I'm no expert in the law, but my understanding is that the Supreme Court's role is to examine cases and determine whether laws are or are not constitutional, not whether they are socially ideal by the standards of the Justices or the public or those who appoint them. This ruling allows corporations and unions to now use their money to run political ads supporting or opposing opponents, which I believe is clearly their right to express and in line with the legal view of corporations. It also ends the ban on "issue ads" in the last 30 days before an election, which I think was unconstitutional and an arbitrary restriction. The ruling does not remove restrictions on direct campaign contributions, which I think is good and has no constitutional problem.

I think its rather telling that those upset with the ruling, including the President, have responded by talking about the flood of ads from special interests, rather than saying anything about the constitutionality of the issue. I'm gonna be as annoyed as anyone when corporations start airing tons of commercials, but the Supreme Court is an instrument of interpreting law according to the Constitution, not interpreting what is best for society and democracy.

The argument in favor of the laws seems to be that corporations will air tons of ads and have a greater sway in influencing people in their voting, so we need these laws to make sure people aren't influenced so much by them, especially since they have their own interests at heart and not "the public interest". Inherent in this is that voters are basically dumb and will side with whoever the most commercials tell them to. I think any person or organization or company has a right to try and influence me by advertising or speaking or publishing as much as they want to. The answer is not to stop those who try to influence or to attempt to equalize the amount of influence from all parties, rather it is for people to examine those who are advertising and to be more informed about the facts and issues. Misinformation and unequal influence occured under this law and it will continue to occur. Even with these restrictions, the dumb people will just be influenced by the strongest voices that are deemed by liberals as more noble than corporations.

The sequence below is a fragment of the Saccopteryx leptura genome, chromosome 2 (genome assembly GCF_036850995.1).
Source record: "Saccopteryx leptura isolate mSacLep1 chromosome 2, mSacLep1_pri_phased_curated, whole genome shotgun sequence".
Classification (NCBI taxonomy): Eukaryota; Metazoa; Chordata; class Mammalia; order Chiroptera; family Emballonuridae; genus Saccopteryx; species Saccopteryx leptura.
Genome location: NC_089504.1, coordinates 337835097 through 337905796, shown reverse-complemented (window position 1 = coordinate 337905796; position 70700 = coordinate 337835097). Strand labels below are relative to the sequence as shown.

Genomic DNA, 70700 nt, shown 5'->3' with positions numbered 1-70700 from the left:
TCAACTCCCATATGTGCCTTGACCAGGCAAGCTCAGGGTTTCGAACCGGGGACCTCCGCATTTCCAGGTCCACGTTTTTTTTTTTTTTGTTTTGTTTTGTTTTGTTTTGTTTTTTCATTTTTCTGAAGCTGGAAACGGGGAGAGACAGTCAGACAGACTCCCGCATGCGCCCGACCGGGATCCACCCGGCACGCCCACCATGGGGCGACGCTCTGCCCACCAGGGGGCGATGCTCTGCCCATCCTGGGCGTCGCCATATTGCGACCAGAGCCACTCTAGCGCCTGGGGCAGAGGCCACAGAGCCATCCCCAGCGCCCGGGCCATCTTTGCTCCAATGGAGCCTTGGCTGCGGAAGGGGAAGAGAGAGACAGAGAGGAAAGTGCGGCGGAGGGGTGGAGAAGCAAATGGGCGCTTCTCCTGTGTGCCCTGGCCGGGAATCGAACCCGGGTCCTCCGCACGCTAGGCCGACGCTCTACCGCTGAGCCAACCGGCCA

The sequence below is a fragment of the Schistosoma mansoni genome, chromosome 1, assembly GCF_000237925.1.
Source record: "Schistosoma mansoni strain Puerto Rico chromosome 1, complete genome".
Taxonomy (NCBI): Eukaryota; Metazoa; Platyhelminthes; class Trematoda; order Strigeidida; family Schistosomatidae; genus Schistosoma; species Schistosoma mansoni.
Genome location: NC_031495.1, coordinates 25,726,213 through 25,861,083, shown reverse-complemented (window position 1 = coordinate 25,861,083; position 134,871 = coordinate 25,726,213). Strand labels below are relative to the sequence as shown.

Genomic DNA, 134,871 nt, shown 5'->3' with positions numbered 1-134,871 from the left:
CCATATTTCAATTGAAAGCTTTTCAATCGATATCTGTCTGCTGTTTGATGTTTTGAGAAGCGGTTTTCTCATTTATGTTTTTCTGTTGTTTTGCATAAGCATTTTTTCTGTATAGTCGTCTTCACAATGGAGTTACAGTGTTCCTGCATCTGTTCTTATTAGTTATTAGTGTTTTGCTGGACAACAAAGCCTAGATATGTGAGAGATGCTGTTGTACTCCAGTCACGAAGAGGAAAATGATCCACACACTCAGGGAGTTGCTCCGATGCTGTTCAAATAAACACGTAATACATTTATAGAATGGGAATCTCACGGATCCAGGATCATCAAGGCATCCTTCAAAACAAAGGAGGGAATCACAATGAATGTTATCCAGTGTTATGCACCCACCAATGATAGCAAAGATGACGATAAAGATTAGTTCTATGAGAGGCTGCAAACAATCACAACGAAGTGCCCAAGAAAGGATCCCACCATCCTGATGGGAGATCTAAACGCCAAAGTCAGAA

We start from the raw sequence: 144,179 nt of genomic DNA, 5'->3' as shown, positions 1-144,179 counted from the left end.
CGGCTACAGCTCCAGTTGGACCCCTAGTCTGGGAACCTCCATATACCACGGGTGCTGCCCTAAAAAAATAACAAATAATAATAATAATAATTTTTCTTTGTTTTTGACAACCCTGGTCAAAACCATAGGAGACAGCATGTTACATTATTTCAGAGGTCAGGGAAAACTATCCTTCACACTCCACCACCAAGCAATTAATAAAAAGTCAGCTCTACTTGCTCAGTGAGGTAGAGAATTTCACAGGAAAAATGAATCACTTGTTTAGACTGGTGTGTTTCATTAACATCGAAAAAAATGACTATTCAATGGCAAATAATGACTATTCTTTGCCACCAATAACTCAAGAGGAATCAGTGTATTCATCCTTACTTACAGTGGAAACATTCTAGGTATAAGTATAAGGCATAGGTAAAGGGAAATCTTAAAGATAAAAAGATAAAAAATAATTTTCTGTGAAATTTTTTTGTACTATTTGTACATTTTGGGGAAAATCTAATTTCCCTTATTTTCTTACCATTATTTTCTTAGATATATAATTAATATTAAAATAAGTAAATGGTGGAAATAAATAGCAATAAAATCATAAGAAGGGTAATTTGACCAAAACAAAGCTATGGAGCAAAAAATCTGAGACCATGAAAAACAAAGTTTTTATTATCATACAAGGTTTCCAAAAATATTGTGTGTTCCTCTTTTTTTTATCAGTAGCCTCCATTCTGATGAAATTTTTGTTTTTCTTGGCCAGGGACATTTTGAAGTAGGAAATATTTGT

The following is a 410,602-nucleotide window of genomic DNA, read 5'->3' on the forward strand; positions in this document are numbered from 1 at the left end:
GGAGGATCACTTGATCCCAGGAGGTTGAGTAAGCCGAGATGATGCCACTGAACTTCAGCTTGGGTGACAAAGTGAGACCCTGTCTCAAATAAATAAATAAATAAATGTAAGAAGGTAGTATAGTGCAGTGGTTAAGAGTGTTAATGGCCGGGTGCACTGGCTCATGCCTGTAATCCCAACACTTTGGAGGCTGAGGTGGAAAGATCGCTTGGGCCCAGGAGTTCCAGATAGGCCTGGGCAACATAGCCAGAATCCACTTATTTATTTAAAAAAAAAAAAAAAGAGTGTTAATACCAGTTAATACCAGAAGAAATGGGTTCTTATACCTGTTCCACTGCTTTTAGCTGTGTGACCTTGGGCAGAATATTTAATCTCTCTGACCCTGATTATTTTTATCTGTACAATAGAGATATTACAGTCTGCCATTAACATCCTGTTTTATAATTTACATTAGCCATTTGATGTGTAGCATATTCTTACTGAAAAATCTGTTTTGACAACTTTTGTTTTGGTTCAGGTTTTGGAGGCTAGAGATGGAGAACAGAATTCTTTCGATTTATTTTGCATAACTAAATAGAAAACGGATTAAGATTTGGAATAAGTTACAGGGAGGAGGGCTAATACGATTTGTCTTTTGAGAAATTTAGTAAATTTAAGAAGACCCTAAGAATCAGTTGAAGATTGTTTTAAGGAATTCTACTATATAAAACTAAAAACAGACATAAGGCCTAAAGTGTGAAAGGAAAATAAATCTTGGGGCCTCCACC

If you argue corporations should not have the same rights as people, then that is broader issue which needs a seperate court case and would alter the legal landscape greatly. If corporations should be restricted in this way because they aren't people, so should organization and unions.

Greg said...

Well Dan, I'm certainly not an expert in law either. But it's debatable whether corporations (and labor unions) are covered in the same way as individual citizens by the first amendment. They are not specifically mentioned by name in the first amendment.

Corporations are also not treated the same way as individual citizens in a variety of ways. Most noteworthy in this case is financially (of course); corporations are handled differently than private citizens (given tax incentives for example) because of their tremendous importance to our economy.

In regards to your last sentence, the ruling does cover unions; but they have far less money than corporations (making this a great win for the repubs as they are traditionally more aligned with business than their Democratic party counterparts). Less money=less influence.

Let's talk about that influence. As David Kirkpatrick of the New York Times stated recently, this ruling will expectedly spark a surge in negative advertising (which Americans seem to despise and are arguably effective because they're so prevalent already). Kirkpatrick argues that this surge will occur because candidates don't have to endorse the ad and therefore take responsibility for it.